Perception vs. Reality
Old Republic (ORI) pulled their spin-off and looked what happened
What changed? I would advise you to listen to the current conference call: http://ir.oldrepublic.com/phoenix.zhtml?p=irol-eventDetails&c=80148&eventID=4797341 which will be available until July 3, 2012. It is a classic of how analysts view the stock price and the owner/operator/management views the reality of their business. Old Republic (“ORI”) announced a spin-off of their money-losing Mortgage Guaranty Insurance business (“MGI”) but then on Friday decided not to go through with the spin-off for various reasons.
As you can see above in the short-term chart of ORI, the stock moved up upon announcement of the spin-off and the price neared $11 before plunging to below the pre-announcement price.
No matter what your assessment of intrinsic value was or is now, the mathematics of future cash flows has never changed. Actual risk hasn’t changed, but the PERCEPTION of risk has. If you read through the conference call transcript, you will see that several analysts/investors do not understand how run-off insurance operates. Run-off means that no new insurance is underwritten while claims of the old (past) insurance are paid down from stated reserves. ORI will pay claims initially at 50 cents on the dollar as per the orders of their insurance regulators.
Ironically, management (Aldo Zucaro – Chairman of the Board, Chief Executive Officer) bought shares last month around $9 to $10 per share probably never guessing that shareholders would respond to the announcement as they did. Note his exasperation in having to repeat over and over that the economics of the business have not changed. Note the gap between perception and reality. I have highlighted certain passages of the transcript for emphasis. Markets are efficient?
See the case study here:
Mortgage Indemnity Business in Run-Off
Details of Old Republic’s Mortgage Guaranty and Consumer Credit Indemnity Businesses renamed Republic Financial Indemnity Group, Inc. (RFIG). This will help you understand ORI’s deferred payment obligation (“DPO”) for the run-off of its MGI business. The DPO keeps the Mortgage Indemnity Insurance unit SOLVENT via the orders of the insurance regulators and in terms of STATUTORY ACCOUNTING.
The Statutory Accounting Principles are a set of accounting rules for insurance companies set forth by the National Association of Insurance Commissioners. They are used to prepare the statutory financial statements of insurance companies. With minor state-by-state variations, they are the basis for state regulation of insurance company solvency throughout the United States.
You will then understand the lack of risk to the rest of Old Republic. Statutory accounting is the reality not GAAP. financial_supp_stat_exhibit_032112 and the Press Release of Old Republic’s Partial Leveraged Buyout and planned spin-off of its RFIG subsidiary’s stock to ORI shareholders: may_21_2012_ori_press_release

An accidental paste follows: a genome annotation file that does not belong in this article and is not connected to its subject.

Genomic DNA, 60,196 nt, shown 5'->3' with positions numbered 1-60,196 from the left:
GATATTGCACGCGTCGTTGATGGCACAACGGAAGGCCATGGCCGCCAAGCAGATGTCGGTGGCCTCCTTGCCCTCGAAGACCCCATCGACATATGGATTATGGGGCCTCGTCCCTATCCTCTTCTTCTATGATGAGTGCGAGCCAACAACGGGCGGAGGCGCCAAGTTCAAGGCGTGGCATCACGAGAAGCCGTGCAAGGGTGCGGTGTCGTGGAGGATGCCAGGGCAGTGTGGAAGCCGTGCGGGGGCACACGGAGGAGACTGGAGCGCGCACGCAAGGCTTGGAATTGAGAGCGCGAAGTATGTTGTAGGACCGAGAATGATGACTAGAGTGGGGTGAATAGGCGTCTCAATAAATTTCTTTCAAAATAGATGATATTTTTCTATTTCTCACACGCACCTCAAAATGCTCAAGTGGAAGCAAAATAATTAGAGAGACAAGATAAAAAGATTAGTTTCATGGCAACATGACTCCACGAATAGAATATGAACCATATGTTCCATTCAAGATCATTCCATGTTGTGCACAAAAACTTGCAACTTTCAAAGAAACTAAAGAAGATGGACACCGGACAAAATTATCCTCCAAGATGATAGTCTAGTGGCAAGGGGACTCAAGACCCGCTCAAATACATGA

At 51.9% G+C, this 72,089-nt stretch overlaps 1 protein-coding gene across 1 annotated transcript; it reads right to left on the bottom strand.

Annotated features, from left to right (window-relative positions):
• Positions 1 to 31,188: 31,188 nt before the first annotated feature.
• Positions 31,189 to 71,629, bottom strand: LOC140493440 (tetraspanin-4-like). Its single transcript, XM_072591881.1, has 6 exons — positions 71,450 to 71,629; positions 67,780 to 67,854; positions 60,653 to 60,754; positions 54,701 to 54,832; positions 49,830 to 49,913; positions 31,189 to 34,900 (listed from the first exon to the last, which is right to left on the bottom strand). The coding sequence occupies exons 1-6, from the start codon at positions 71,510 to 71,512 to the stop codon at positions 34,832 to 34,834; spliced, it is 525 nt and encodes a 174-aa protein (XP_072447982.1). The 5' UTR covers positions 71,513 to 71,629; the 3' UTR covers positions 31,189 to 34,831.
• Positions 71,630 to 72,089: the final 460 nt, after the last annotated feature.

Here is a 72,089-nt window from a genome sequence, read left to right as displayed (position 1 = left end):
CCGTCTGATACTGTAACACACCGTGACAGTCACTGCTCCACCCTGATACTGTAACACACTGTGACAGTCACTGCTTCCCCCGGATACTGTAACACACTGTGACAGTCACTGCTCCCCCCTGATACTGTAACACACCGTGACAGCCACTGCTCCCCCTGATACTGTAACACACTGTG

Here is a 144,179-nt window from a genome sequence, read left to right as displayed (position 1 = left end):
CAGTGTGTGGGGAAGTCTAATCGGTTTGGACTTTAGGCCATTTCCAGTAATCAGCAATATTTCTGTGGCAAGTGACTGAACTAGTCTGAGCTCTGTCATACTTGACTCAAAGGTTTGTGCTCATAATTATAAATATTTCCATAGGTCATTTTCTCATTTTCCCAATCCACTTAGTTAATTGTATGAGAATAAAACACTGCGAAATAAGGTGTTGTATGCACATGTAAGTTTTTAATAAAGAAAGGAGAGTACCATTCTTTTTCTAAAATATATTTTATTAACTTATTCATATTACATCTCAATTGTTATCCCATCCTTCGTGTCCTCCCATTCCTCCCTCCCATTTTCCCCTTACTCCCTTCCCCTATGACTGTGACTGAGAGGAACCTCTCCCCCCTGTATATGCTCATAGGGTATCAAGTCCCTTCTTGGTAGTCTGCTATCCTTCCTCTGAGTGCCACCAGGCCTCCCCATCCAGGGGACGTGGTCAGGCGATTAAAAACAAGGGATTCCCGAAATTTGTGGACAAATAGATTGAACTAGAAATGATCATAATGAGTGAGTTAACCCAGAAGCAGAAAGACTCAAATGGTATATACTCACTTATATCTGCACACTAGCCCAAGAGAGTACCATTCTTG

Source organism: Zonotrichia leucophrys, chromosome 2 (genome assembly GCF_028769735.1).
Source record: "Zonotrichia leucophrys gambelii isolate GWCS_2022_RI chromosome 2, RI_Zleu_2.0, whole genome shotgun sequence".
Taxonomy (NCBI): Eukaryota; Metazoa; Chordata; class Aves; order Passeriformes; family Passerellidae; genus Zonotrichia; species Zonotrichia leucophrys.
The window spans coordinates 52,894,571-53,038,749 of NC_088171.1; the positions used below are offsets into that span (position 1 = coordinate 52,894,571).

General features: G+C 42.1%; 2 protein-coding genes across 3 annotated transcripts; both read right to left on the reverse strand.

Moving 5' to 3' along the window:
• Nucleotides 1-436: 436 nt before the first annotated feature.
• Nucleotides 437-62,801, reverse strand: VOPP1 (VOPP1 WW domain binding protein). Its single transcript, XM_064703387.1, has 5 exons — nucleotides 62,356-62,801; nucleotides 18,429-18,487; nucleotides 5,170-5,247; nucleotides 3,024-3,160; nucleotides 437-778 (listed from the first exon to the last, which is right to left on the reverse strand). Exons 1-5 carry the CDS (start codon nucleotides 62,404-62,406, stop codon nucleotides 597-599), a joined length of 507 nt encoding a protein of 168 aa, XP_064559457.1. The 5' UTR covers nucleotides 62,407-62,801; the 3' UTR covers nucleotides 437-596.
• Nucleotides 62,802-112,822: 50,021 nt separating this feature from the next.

Some say the market is efficient. What do YOU think? Who are the sellers?
Post Script: I am backed up this week so I might be light on the posting. Be well and keep learning every day.
Moody’s lowers debt ratings on Old Republic
NEW YORK (AP) — Moody’s Investors Service on Wednesday lowered its senior unsecured debt ratings for Old Republic International Corp., citing the company’s decision to withdraw plans to spin off a subsidiary.
The Chicago-based insurance underwriter announced last week it changed plans to spin off Republic Financial Indemnity Group Inc. The move came after stakeholders raised concerns that the spinoff would not be in their benefit.
The reversal prompted Moody’s to downgrade Old Republic’s senior unsecured debt ratings one notch to “Baa3” from “Baa2.” That’s the lowest possible investment-grade rating on Moody’s scale.
The ratings firm also lowered the insurance financial strength ratings of Old Republic subsidiaries Old Republic General and Old Republic Title by one notch to “A2” from “A1.”
Moody’s has a negative outlook on the ratings for Old Republic and its principal subsidiaries, which means there’s a 40 percent chance that the ratings could be lowered in the next 18 months.
The ratings firm said its outlook reflects continued risk of liquidity strain at Old Republic International, should regulators find that capital levels its subsidiary, Republic Mortgage Insurance Co., falls short of requirements, triggering an early redemption of the parent company’s senior notes.